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EU reaches agreement on European crypto asset regulatory rules

Out-Law News | 08 Jul 2022 | 3:16 am | 1 min. read

The European Council and parliament have reached a provisional agreement on rules regulating crypto assets in Europe.

Known as the markets in crypto assets (MiCA) proposal, the planned regulation would cover issuers of unbacked crypto assets, “stablecoins”, trading venues and the wallets where crypto assets are held. The European Union (EU) will for the first time bring crypto assets, crypto asset issuers and crypto asset service providers under regulatory rules.

The rules are aimed at protecting consumers against some of the risks related to crypto assets investment and helping them to avoid fraudulent schemes. They are also intended to preserve financial stability while encouraging innovation in the crypto asset sector, according to a statement by the EU.

Under the MiCA regulation, crypto asset service providers (CASPs) will be required to obtain formal authorisation in order to operate across EU countries. 

MiCA will cover any type of market abuse related to any type of crypto transaction or service, notably market manipulation and insider dealing. Those operating in the crypto assets market will be required to declare information on their environmental and climate footprint, based on regulatory technical standards to be developed by the European Supervisory and Markets Authority (ESMA).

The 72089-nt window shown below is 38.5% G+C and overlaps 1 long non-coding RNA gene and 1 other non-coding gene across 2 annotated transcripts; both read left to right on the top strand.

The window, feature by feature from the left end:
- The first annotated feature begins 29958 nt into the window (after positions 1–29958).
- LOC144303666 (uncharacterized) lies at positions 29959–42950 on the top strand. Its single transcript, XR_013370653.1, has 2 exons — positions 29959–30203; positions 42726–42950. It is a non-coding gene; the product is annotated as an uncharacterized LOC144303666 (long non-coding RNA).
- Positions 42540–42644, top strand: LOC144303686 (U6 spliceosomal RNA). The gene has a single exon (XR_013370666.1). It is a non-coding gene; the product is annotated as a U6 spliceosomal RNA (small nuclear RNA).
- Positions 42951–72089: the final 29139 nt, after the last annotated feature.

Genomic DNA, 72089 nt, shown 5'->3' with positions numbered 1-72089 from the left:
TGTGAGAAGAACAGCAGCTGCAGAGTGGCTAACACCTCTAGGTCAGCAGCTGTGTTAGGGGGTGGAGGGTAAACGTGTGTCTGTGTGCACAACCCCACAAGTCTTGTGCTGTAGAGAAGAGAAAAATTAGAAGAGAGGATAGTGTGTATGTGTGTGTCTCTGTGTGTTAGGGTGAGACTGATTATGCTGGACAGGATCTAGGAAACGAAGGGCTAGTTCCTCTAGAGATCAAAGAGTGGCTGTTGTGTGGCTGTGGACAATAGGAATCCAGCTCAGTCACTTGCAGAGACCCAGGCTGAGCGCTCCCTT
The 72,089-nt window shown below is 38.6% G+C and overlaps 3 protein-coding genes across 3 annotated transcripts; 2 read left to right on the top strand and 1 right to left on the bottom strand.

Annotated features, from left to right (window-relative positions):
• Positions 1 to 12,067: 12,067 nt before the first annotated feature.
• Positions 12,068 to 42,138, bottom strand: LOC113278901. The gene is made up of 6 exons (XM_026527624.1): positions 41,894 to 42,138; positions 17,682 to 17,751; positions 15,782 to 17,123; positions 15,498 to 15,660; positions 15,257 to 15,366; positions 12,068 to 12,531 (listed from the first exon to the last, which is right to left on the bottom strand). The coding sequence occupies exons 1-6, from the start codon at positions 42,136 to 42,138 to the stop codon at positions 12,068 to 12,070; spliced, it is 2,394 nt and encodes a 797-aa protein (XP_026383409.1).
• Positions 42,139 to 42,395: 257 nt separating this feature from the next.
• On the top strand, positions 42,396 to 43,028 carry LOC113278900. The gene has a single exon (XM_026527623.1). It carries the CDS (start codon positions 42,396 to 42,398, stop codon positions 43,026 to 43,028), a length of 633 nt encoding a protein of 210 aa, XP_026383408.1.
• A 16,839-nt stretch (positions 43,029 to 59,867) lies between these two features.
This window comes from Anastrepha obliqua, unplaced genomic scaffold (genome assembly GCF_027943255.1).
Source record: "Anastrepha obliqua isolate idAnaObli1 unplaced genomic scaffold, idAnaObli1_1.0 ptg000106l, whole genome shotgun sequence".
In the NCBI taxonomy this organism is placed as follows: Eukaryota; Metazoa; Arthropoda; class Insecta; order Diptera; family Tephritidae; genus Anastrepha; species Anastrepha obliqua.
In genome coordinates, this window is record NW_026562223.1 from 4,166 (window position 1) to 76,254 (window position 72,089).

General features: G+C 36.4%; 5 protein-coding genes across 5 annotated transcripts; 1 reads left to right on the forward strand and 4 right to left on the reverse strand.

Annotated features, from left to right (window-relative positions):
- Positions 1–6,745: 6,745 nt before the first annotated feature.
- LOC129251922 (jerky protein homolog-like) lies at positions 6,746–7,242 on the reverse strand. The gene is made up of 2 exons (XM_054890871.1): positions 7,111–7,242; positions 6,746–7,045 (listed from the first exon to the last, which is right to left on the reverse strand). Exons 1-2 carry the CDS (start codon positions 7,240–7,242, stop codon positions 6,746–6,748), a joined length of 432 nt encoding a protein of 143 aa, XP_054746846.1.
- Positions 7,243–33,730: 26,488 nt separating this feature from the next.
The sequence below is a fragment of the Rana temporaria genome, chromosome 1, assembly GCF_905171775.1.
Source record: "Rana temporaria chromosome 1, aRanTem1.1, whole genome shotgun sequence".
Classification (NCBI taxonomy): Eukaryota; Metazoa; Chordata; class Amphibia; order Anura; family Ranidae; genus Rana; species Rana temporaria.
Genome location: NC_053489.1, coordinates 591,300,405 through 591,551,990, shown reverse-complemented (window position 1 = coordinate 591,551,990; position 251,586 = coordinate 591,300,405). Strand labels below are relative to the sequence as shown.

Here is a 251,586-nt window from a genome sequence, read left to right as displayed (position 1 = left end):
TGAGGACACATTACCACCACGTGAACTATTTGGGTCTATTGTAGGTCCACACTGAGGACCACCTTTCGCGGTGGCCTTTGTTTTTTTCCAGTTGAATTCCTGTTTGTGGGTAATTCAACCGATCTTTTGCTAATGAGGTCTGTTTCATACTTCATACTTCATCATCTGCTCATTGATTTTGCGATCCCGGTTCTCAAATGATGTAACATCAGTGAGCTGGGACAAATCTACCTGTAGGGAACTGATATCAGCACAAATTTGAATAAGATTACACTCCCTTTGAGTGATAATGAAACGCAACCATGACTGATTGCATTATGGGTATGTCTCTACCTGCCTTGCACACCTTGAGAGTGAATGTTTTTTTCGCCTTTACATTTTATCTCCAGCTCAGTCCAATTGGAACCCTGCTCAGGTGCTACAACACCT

Under the new rules, the European Banking Authority (EBA) will be responsible for maintaining a public register of non-compliant CASPs. CASPs whose parent company is located in countries on the list of EU third countries considered to be at high risk of anti-money laundering activities, or on the list of EU non-cooperative tax jurisdictions, will be required to implement enhanced checks in accordance with the EU anti-money laundering (AML) framework. Stricter requirements may also apply to shareholders and management of CASPs, particularly with respect to their localisation.

Stablecoin issuers will be required to build up sufficient liquidity reserves at a ratio of 1:1, partially in the form of deposits. Each stablecoin holder will be able to claim against the issuer free of charge at any time, and the rules for the operation of the reserve will also provide for sufficient minimum liquidity. All stablecoins will be regulated by the EBA, with a requirement for the issuer to have a presence in the EU as a precondition for any issuance.

Issuers of asset-referenced tokens (ARTs) will need to have a registered office in the EU to ensure the proper supervision and monitoring of offers to the public of ARTs.

Non-fungible tokens (NFTs), which are digital assets representing real objects such as artwork, music and videos, will be excluded from the scope of MiCA unless they belong to an existing class of crypto assets.

The provisional agreement must be fully approved by the European Council and parliament before it can be officially adopted.